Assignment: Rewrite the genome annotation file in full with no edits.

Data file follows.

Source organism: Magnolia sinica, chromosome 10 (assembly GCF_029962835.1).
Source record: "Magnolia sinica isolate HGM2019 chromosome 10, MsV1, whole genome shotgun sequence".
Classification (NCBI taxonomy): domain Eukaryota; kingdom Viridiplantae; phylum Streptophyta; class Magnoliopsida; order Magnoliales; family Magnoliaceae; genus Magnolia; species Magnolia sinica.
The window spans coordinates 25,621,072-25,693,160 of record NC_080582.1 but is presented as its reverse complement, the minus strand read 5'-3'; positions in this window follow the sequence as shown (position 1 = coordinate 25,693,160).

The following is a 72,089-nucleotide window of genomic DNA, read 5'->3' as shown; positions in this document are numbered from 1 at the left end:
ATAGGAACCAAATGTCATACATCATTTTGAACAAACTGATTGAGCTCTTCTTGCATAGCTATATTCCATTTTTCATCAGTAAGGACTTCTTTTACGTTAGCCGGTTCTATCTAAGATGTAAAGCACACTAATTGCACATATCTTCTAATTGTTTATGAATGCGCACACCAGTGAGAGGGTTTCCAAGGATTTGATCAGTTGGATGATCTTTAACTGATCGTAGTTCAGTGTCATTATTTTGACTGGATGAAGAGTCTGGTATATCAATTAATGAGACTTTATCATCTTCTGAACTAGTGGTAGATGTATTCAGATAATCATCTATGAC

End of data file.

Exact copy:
Source organism: Magnolia sinica, chromosome 10 (assembly GCF_029962835.1).
Source record: "Magnolia sinica isolate HGM2019 chromosome 10, MsV1, whole genome shotgun sequence".
Classification (NCBI taxonomy): domain Eukaryota; kingdom Viridiplantae; phylum Streptophyta; class Magnoliopsida; order Magnoliales; family Magnoliaceae; genus Magnolia; species Magnolia sinica.
The window spans coordinates 25,621,072-25,693,160 of record NC_080582.1 but is presented as its reverse complement, the minus strand read 5'-3'; positions in this window follow the sequence as shown (position 1 = coordinate 25,693,160).

The following is a 72,089-nucleotide window of genomic DNA, read 5'->3' as shown; positions in this document are numbered from 1 at the left end:
ATAGGAACCAAATGTCATACATCATTTTGAACAAACTGATTGAGCTCTTCTTGCATAGCTATATTCCATTTTTCATCAGTAAGGACTTCTTTTACGTTAGCCGGTTCTATCTAAGATGTAAAGCACACTAATTGCACATATCTTCTAATTGTTTATGAATGCGCACACCAGTGAGAGGGTTTCCAAGGATTTGATCAGTTGGATGATCTTTAACTGATCGTAGTTCAGTGTCATTATTTTGACTGGATGAAGAGTCTGGTATATCAATTAATGAGACTTTATCATCTTCTGAACTAGTGGTAGATGTATTCAGATAATCATCTATGAC